of any councils, the UK-wide local elections resulted in the Labour Party winning most of the seats.

We saw significant increases in London, and we took control of councils in Cambridge (a university town with a Lib Dem MP!), Redbridge, Merton and Crawley. And in Buckinghamshire, probably for the first time, we have beaten the Lib Dems into fourth place in the polls!

While people say there is no difference between the Tory and Labour Parties, I’ll say this.

If Labour had won the last election, there would be no bedroom tax and, while we would have had to look at our economic policies, we wouldn’t have imposed a severe austerity package of cuts to the poor and vulnerable.

Nobody won the last election, resulting in a coalition of the Tories and Lib Dems to give

us a government of the more than 325 MPs required for a majority..

While the government say things have improved since the credit crunch and the worst recession in living memory, since 2010 the poor have become poorer, workers appear to have less rights, and we are giving away one million food parcels a year at food banks!

On top of this, AVDC are receiving approximately thousands of calls a week from people in arrears because of a reduction in help from council tax benefit and a situation of low wages and benefit sanctions!

We have one of the worst gaps in educational opportunities between the poor and well-off in the UK, and we are seeing parts of the NHS being privatised!

This government has imposed the harshest cuts to the poor, and their idea of “localism” is to pass everything to local councils and then drastically cut their budgets!

No logic, and no common sense. We won’t be able to change things overnight, but more Labour councillors elected will be able to lobby the Labour Party in government to abolish the hated and destructive bedroom tax, suspend the contract with Atos and fully investigate Work Capability Assessments, stop employers exploiting staff with zero hours contracts, bring in a living wage, tackle bankers’ bonuses, reverse the privatisation of the NHS and social care, take more control of heating costs imposed by energy companies, and stop using the economic crisis to punish the poor!

And we should listen to what the electorate are saying. Families, the elderly, the poor, sick and vulnerable, as well as shopworkers, teachers and nurses need a party that stands up for fairness and social justice, and only the Labour Party can deliver these aims.

The fight starts here.

Michael Beall

Labour district councillor for Southcourt ward

EU’S EARLY ASSAULT

The people of South East of England have voted and I am grateful to have a mandate to serve and represent all the people of this important area of the British Isles in the European Parliament for another 4 years.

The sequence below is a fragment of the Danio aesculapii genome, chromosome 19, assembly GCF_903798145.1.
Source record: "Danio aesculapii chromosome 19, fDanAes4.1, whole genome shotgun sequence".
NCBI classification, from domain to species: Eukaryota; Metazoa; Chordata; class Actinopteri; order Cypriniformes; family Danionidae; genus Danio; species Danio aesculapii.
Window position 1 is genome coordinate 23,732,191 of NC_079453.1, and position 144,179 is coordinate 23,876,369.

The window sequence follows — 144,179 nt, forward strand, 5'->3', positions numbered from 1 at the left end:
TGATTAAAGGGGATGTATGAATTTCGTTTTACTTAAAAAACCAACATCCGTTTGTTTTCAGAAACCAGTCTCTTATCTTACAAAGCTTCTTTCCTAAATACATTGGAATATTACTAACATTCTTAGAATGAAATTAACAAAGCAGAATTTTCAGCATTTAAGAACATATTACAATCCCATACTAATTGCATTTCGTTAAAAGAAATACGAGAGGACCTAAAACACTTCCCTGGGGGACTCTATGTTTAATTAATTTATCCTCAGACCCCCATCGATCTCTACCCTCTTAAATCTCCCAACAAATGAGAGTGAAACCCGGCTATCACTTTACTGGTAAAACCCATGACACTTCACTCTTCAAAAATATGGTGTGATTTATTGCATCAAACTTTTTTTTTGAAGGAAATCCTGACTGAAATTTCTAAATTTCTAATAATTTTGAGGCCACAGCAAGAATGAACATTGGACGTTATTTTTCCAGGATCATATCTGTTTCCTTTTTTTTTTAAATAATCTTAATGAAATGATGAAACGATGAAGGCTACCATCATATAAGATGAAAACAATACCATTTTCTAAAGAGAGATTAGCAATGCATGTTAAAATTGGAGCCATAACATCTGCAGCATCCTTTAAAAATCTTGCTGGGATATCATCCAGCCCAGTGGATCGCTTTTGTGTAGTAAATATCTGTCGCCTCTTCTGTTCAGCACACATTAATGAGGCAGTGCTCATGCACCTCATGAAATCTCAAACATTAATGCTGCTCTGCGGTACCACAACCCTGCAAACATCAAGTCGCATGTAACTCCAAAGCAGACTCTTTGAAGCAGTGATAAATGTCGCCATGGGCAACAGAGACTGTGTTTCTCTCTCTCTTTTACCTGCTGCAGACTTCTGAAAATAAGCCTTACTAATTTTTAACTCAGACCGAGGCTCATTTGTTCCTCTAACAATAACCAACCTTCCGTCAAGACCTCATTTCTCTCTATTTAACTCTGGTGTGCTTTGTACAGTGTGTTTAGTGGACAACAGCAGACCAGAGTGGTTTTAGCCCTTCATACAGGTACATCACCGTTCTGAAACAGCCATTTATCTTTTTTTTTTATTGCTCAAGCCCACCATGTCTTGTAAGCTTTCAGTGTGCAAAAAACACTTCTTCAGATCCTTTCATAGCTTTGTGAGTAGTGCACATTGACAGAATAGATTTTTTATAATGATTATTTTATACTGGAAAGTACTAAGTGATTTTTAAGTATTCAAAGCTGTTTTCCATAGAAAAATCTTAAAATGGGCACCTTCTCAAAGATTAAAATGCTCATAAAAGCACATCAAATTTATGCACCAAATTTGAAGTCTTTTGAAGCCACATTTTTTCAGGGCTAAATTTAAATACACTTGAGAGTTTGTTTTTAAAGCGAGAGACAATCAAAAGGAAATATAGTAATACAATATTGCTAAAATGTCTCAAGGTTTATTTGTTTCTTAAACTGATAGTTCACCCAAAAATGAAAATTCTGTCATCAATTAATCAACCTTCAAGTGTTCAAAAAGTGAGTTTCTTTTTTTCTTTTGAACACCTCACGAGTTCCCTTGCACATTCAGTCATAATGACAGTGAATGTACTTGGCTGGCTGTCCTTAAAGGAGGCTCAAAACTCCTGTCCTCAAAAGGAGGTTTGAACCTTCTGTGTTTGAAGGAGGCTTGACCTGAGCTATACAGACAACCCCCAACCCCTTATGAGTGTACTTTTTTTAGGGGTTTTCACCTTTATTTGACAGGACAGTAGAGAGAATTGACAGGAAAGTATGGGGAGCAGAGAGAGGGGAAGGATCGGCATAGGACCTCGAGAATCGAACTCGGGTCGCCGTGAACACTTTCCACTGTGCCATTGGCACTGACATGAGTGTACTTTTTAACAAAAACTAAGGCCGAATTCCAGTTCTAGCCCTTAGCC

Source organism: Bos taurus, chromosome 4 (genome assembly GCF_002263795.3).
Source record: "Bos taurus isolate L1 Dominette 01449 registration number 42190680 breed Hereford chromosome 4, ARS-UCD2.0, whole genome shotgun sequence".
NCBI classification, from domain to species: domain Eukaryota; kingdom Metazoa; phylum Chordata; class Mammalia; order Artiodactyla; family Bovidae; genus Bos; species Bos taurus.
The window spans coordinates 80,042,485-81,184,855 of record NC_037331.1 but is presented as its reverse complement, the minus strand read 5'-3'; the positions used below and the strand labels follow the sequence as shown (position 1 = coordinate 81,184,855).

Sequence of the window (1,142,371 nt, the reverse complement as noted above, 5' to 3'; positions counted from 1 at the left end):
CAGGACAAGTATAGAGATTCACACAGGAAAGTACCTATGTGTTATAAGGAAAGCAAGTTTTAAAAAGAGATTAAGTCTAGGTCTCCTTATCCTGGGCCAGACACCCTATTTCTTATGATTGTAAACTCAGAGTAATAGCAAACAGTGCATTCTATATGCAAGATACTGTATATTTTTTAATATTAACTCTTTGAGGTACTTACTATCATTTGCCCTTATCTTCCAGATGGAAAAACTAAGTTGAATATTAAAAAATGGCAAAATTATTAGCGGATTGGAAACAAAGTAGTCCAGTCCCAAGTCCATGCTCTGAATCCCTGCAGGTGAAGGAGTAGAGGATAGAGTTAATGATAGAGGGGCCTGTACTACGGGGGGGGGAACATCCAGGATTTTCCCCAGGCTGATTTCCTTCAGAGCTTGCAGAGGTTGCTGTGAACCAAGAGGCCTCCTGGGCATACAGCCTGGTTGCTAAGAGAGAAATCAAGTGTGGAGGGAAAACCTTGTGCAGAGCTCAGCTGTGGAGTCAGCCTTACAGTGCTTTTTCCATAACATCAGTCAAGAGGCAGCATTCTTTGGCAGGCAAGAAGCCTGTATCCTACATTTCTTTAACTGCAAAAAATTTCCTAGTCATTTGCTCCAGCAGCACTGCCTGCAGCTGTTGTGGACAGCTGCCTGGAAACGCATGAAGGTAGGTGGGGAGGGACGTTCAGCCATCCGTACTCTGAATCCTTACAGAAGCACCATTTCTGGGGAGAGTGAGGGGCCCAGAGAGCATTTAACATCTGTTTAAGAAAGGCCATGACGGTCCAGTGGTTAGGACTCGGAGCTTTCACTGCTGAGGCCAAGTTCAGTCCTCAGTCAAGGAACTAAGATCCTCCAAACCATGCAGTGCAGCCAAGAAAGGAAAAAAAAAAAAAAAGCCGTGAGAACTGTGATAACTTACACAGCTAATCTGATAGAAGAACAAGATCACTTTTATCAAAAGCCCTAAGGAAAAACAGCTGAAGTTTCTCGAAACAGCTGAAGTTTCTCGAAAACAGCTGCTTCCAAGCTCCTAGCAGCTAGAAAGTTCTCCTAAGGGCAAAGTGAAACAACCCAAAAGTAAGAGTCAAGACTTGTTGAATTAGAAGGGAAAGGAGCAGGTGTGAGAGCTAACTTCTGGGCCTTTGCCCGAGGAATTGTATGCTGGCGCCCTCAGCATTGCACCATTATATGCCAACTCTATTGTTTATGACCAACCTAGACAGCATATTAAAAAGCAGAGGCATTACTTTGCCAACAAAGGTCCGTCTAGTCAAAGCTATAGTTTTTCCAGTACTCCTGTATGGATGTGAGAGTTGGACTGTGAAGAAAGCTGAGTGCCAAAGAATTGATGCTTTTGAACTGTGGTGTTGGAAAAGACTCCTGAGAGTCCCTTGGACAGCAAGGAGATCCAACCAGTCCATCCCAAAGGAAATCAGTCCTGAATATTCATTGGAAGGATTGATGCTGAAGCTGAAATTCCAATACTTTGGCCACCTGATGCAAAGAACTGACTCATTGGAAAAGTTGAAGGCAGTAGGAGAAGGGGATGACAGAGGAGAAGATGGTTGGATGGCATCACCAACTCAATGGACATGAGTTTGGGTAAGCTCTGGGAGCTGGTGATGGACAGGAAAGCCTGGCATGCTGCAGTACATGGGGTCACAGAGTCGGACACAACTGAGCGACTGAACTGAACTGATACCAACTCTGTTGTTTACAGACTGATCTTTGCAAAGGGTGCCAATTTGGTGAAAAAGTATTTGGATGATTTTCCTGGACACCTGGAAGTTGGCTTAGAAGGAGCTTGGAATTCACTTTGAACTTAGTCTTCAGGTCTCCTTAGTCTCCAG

The frustration and anger felt by the electorate is something I am acutely aware of and also hold the same feelings when only in my first days back in Parliament the European Commission is trying to undermine David Cameron’s historic budget cut by demanding an extra £500 million from British taxpayers to meet Brussels spending bills this year.

This early assault by the EU underlines shows how important it is for the UK to have MEPs present in Brussels and ready to act and represent and fight for the national interest.

The mandate I have from the people of the South East England is to make Europe work better for the UK, and ensure that economic recovery inspired by prudent economic management by Chancellor George Osborne is not hampered by Brussels regulations and other unnecessary EU red tape.

Richard Ashworth MEP

Conservative Party

SEXUAL VIOLENCE

Children in war zones around the world – from Somalia to the Central African Republic – are facing the daily threat of rape and abuse.

Sexual violence in conflict is destroying countless children’s lives but sadly it largely goes unreported because children have no one to confide in or they fear stigma or retribution.

These traumatic experiences can scar a child for

life and result in ongoing patterns of abuse and poverty – putting future generations of children at further risk of sexual attack.

This month the UK Government is hosting a global summit on preventing sexual violence, which has the opportunity to make children’s lives better.

This is the chance for people across the UK to take action and speak up for children around the world.

UNICEF UK calls on leaders to commit to protect children from sexual violence in war zones. Children must be supported to report sexual crimes and hold their abusers to account.

And for child survivors of sexual violence – more funding is needed to provide them with vital psychological support.

The time to act for children is now.

Please support our campaign to help end sexual violence against children in conflict www.unicef.org.uk/endsexualviolence

Anita Tiessen

Deputy Executive Director, UNICEF UK